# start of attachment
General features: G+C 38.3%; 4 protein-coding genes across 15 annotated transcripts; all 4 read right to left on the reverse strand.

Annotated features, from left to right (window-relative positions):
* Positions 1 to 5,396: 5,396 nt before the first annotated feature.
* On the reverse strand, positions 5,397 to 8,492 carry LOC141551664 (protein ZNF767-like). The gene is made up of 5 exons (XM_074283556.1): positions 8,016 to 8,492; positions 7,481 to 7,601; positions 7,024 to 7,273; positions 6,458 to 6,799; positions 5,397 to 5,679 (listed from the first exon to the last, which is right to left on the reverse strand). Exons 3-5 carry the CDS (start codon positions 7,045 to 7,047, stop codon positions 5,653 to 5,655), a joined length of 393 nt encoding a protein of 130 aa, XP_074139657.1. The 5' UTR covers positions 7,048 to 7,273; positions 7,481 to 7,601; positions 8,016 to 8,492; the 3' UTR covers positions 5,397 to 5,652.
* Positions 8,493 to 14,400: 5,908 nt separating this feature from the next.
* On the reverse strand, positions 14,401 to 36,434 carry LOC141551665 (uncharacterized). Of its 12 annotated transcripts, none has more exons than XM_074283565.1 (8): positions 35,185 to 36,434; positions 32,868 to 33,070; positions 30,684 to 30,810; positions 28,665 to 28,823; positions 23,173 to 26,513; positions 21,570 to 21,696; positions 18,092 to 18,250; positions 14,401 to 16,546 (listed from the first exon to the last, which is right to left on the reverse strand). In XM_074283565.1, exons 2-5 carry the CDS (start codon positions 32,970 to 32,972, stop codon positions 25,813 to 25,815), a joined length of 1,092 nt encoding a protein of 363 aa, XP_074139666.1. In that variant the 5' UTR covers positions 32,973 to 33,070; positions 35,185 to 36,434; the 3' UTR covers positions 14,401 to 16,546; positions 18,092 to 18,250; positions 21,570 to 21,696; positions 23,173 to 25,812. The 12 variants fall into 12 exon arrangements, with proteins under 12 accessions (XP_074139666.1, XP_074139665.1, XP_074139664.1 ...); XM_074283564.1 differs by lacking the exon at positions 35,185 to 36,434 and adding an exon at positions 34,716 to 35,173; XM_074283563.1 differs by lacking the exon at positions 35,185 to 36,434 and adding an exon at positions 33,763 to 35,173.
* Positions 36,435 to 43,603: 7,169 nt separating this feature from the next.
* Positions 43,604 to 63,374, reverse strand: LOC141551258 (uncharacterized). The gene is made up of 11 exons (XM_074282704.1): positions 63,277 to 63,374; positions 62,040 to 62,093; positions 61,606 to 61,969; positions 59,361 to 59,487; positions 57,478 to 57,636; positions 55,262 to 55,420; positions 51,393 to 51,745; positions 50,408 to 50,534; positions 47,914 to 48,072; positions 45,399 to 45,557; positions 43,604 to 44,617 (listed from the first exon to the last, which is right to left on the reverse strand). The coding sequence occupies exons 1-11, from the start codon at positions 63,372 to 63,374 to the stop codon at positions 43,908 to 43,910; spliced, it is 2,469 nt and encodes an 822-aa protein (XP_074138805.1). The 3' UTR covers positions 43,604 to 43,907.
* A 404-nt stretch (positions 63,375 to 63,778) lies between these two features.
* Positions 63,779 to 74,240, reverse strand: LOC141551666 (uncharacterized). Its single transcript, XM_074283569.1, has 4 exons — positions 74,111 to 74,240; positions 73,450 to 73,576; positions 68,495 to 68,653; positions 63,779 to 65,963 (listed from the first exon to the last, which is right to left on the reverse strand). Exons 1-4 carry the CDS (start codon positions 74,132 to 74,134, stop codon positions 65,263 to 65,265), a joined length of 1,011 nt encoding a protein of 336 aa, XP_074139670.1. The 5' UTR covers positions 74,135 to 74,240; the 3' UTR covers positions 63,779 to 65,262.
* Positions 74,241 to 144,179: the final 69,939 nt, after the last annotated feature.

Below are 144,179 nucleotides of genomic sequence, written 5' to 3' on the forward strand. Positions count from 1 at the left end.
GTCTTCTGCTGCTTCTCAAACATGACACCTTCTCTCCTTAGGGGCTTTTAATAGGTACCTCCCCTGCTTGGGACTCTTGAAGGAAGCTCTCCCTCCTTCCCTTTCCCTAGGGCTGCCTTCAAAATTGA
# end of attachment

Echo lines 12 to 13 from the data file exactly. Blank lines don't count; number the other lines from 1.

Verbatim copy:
Below are 144,179 nucleotides of genomic sequence, written 5' to 3' on the forward strand. Positions count from 1 at the left end.
GTCTTCTGCTGCTTCTCAAACATGACACCTTCTCTCCTTAGGGGCTTTTAATAGGTACCTCCCCTGCTTGGGACTCTTGAAGGAAGCTCTCCCTCCTTCCCTTTCCCTAGGGCTGCCTTCAAAATTGA